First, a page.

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Franz SCHUBERT (1797-1828)
Mass in E flat major, D950* (1828) [50:05]
Mass in A flat major, D678 (1822) [53:31]
Luba Orgonasova (soprano); Birgit Remmert (alto); Deon van der Walt (tenor); Anton Scharinger (bass); Wolfgang Holzmair (baritone and tenor II)*
Arnold Schoenberg Chor; Chamber Orchestra of Europe/Nikolaus Harnoncourt
rec. 24-25 June 1995, Stefaniensaal, Graz.
WARNER APEX 2564 67430-2 [50:05 + 53:31]

Experience Classicsonline

I came completely blind to these two works, the only large-scale masses Schubert wrote, in the hope that I would find in them the same emotional directness, melodic invention and combination of grandeur and pathos that I experience when listening to Schubertís greatest music. As it turns out, Iím afraid I cannot quite share Harnoncourtís enthusiasm for the earlier of these two works, the Mass in A flat of 1822, which strikes me as amongst the least inspired and least inspiring music that Schubert ever wrote. That is not to say that there are not striking and beautiful moments here, but by and large they are really rather ďtameĒ by comparison with the liturgical music of Mozart, Haydn or Beethoven Ė or indeed the later Mass in E flat. Some of this has to do with the slightly distant acoustic of these live recordings, whereby the orchestra is very recessed compared with the voices, presumably the result of Harnoncourtís evident desire to underline the weightiness of what is ultimately often very conventional writing. He emphasises a polished beauty of line and the contribution of the Chamber Orchestra of Europe is thus less vigorous and spicy than one might have wished.

The most original aspect of the earlier mass D678 is the prominence Schubert gives to the brass in an orchestra without flutes, according to the Viennese tradition, often introducing what sounds almost like hunting motifs. He also rather relies on repeated, chordal, punctuational figures for the brass which can sound gauche and over-emphatic. The Kyrie meanders somewhat, which could be said of quite a lot of this music. The over-long Gloria trundles along. The Credo begins with a bold, impressive brass fanfare followed by a slightly unconvincing fugue. Orgonasova notably soars both here and in the later mass, while the other soloists are competent, although I do not much care for Deon van der Waltís falsetto-biased tenor or the weak bass.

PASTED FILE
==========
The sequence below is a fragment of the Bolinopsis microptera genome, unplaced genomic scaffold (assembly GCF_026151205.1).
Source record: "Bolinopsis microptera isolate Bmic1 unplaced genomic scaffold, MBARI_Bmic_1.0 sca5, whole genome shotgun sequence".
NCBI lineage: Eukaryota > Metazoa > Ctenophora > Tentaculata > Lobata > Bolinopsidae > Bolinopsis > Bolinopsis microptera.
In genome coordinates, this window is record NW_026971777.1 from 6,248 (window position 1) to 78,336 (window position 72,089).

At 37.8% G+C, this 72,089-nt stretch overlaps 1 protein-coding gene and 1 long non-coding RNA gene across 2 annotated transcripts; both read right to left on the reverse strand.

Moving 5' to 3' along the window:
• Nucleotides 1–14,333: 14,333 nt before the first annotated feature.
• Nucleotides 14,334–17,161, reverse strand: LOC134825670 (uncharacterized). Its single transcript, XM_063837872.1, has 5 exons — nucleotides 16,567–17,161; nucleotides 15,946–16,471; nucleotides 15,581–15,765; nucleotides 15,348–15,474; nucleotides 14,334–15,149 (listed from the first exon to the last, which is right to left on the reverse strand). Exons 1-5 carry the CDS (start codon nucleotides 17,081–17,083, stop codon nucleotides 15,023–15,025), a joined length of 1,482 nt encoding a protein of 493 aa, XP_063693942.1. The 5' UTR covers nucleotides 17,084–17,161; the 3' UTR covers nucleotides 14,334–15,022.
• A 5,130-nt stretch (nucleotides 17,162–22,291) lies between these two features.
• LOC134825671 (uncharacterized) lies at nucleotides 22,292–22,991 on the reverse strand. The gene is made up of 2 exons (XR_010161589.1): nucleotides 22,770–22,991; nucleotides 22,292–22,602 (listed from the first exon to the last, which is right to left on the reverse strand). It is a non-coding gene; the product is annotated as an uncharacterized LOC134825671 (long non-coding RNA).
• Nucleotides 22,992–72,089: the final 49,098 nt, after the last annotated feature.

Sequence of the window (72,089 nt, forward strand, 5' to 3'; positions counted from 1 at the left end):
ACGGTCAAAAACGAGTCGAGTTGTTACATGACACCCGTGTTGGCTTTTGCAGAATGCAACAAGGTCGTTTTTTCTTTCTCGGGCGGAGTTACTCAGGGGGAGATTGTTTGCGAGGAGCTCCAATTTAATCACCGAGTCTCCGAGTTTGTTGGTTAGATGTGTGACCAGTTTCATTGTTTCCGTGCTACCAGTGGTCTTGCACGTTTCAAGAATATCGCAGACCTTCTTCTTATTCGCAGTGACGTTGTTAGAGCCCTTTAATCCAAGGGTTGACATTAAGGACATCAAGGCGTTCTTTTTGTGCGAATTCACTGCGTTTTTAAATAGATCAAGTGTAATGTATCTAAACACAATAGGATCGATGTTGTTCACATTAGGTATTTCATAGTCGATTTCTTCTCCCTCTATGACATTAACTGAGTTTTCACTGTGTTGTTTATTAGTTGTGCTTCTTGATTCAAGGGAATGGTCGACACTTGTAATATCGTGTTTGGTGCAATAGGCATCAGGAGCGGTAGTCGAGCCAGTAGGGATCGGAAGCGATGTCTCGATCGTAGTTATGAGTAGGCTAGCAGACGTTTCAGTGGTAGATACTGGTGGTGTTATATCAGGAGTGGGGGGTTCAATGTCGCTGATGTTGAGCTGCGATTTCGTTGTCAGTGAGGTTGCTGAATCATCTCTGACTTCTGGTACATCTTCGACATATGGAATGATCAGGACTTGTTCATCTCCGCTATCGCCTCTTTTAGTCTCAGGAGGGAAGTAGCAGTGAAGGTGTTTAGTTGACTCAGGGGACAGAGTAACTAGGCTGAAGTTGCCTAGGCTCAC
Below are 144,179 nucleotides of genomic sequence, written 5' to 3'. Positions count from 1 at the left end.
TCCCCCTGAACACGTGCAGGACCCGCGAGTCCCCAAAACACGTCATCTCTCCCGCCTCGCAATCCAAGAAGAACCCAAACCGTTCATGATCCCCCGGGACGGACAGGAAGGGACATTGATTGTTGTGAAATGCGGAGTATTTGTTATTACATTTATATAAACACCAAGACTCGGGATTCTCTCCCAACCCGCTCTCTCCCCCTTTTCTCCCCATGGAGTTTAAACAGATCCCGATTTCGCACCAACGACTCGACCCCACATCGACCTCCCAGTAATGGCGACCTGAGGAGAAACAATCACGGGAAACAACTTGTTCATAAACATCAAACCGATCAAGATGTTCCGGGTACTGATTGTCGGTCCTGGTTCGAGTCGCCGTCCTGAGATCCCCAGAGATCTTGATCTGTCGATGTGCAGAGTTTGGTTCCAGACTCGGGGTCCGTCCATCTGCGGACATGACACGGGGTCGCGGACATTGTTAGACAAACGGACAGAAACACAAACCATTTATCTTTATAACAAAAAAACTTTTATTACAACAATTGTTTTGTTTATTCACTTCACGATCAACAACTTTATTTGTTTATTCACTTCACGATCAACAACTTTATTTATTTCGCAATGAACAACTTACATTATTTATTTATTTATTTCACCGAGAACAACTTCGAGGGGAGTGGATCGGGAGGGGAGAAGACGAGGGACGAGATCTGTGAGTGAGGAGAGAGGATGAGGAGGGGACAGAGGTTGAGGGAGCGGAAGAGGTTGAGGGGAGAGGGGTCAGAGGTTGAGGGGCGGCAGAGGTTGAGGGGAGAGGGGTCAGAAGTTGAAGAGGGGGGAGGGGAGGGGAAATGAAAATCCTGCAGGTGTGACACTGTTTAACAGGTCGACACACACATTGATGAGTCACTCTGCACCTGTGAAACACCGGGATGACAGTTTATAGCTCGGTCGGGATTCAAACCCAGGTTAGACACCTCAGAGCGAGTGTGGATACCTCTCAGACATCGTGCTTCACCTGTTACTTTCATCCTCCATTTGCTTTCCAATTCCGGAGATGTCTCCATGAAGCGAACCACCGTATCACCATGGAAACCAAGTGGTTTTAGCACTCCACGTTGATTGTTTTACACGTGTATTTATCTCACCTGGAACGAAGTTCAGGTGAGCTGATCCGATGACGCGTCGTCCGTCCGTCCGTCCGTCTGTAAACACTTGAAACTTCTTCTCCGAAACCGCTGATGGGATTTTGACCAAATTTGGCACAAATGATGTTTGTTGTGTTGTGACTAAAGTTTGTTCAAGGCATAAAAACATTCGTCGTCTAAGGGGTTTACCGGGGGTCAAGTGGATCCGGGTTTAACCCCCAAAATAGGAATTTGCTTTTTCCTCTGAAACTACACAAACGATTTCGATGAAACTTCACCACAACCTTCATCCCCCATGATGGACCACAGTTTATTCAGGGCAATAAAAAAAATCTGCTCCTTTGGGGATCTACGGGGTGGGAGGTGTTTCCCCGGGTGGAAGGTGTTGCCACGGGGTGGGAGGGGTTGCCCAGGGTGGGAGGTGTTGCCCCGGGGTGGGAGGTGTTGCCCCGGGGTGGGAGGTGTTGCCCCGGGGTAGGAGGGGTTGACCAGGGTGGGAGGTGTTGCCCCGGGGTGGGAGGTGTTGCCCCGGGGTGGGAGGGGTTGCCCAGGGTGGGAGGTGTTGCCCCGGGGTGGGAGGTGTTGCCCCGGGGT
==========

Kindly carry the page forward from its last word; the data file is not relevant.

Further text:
There is much more to enjoy in the D950 from 1828 and first performed posthumously. The most striking innovation here is Schubertís typically Romantic use of modulations, whereby the music suddenly takes unexpected directions. The opening of the Kyrie, with its warm blend of wind instruments, immediately signals a higher level of creativity and artistry than the D678 and the trio ďEt incarnatus estĒ for soprano and two tenors in the Credo is sublime. The subsequent fugue and the one in the Agnus Dei are both much more assured. Perhaps one of the reasons for the comparative neglect of what many consider to be yet another of the masterpieces written by Schubert in his final year is the four-square nature of the Agnus Dei. It rather fades out without offering much of a consolatory nature Ė probably reflecting Schubertís own unorthodox and wavering faith.

The Arnold Schoenberg Chor live up to their reputation as consummate professionals. Although the recording is live, you would scarcely know it from any audience noise, although the distanced orchestra mentioned above and a lack of definition in the sound might tip you off. I donít think I will much listen to the earlier Mass, but the later work is a gem.

Ralph Moore

















































































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